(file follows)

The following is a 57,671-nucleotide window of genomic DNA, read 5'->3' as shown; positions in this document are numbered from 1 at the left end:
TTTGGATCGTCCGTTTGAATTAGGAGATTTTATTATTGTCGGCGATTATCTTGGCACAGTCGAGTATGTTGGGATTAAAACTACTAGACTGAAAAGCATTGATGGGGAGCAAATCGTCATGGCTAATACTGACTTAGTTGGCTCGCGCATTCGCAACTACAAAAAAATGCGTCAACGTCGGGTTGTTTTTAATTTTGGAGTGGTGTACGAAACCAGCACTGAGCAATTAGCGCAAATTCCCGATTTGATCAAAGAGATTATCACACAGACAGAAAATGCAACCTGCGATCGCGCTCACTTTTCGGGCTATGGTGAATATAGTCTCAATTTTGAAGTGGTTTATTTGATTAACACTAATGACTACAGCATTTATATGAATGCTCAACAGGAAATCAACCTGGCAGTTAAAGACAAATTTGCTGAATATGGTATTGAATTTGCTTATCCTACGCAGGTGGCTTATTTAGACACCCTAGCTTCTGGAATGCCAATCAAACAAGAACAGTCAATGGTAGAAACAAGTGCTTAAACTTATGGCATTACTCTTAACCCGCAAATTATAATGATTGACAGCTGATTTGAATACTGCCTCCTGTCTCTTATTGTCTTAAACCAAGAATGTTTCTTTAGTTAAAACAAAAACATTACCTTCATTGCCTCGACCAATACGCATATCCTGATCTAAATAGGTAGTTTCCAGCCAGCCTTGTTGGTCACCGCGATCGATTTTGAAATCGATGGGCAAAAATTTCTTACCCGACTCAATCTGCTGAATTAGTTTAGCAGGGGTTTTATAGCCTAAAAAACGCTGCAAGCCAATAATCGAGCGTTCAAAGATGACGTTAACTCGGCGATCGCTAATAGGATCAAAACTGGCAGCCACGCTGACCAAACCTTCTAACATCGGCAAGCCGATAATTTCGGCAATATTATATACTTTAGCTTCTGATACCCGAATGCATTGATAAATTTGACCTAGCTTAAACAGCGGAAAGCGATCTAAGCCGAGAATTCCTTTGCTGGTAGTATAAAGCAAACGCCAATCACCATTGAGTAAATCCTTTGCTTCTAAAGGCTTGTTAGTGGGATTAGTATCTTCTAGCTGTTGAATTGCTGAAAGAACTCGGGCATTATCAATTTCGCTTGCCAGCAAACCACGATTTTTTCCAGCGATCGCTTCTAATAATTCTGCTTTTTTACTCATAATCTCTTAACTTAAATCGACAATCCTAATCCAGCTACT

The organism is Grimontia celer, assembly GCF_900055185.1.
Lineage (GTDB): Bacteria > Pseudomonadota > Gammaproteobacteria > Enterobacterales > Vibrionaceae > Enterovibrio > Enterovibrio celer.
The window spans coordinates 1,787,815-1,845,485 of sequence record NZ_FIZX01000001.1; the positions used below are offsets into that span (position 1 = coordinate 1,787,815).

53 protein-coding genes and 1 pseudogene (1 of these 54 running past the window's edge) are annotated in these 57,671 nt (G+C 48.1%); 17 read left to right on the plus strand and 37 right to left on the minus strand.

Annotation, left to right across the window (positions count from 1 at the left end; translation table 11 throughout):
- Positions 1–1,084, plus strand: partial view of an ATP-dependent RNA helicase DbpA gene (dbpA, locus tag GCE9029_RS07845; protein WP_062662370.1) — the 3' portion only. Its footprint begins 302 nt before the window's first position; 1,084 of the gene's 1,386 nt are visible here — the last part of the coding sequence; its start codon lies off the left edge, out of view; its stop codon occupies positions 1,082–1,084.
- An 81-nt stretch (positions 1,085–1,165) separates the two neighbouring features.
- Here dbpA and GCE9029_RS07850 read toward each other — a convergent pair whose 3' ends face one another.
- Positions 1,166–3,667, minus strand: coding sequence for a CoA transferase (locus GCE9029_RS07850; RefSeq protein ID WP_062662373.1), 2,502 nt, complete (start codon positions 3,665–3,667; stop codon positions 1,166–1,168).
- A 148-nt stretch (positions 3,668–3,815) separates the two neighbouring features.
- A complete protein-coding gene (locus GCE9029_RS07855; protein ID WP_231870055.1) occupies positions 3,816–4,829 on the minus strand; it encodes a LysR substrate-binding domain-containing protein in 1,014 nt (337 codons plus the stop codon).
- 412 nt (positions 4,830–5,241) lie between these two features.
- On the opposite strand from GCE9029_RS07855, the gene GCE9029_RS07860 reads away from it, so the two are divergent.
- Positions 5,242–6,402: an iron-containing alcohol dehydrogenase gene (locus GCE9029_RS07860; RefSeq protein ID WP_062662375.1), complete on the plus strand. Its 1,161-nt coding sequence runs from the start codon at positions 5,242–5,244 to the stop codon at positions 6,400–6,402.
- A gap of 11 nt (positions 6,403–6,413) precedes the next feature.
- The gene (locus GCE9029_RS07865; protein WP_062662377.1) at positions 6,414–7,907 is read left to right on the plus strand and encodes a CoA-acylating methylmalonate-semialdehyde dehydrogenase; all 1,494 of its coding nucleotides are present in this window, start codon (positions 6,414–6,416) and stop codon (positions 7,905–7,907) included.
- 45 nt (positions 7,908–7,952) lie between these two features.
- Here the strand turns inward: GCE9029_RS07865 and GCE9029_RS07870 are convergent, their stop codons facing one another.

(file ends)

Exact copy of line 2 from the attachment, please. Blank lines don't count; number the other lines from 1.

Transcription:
TTTGGATCGTCCGTTTGAATTAGGAGATTTTATTATTGTCGGCGATTATCTTGGCACAGTCGAGTATGTTGGGATTAAAACTACTAGACTGAAAAGCATTGATGGGGAGCAAATCGTCATGGCTAATACTGACTTAGTTGGCTCGCGCATTCGCAACTACAAAAAAATGCGTCAACGTCGGGTTGTTTTTAATTTTGGAGTGGTGTACGAAACCAGCACTGAGCAATTAGCGCAAATTCCCGATTTGATCAAAGAGATTATCACACAGACAGAAAATGCAACCTGCGATCGCGCTCACTTTTCGGGCTATGGTGAATATAGTCTCAATTTTGAAGTGGTTTATTTGATTAACACTAATGACTACAGCATTTATATGAATGCTCAACAGGAAATCAACCTGGCAGTTAAAGACAAATTTGCTGAATATGGTATTGAATTTGCTTATCCTACGCAGGTGGCTTATTTAGACACCCTAGCTTCTGGAATGCCAATCAAACAAGAACAGTCAATGGTAGAAACAAGTGCTTAAACTTATGGCATTACTCTTAACCCGCAAATTATAATGATTGACAGCTGATTTGAATACTGCCTCCTGTCTCTTATTGTCTTAAACCAAGAATGTTTCTTTAGTTAAAACAAAAACATTACCTTCATTGCCTCGACCAATACGCATATCCTGATCTAAATAGGTAGTTTCCAGCCAGCCTTGTTGGTCACCGCGATCGATTTTGAAATCGATGGGCAAAAATTTCTTACCCGACTCAATCTGCTGAATTAGTTTAGCAGGGGTTTTATAGCCTAAAAAACGCTGCAAGCCAATAATCGAGCGTTCAAAGATGACGTTAACTCGGCGATCGCTAATAGGATCAAAACTGGCAGCCACGCTGACCAAACCTTCTAACATCGGCAAGCCGATAATTTCGGCAATATTATATACTTTAGCTTCTGATACCCGAATGCATTGATAAATTTGACCTAGCTTAAACAGCGGAAAGCGATCTAAGCCGAGAATTCCTTTGCTGGTAGTATAAAGCAAACGCCAATCACCATTGAGTAAATCCTTTGCTTCTAAAGGCTTGTTAGTGGGATTAGTATCTTCTAGCTGTTGAATTGCTGAAAGAACTCGGGCATTATCAATTTCGCTTGCCAGCAAACCACGATTTTTTCCAGCGATCGCTTCTAATAATTCTGCTTTTTTACTCATAATCTCTTAACTTAAATCGACAATCCTAATCCAGCTACT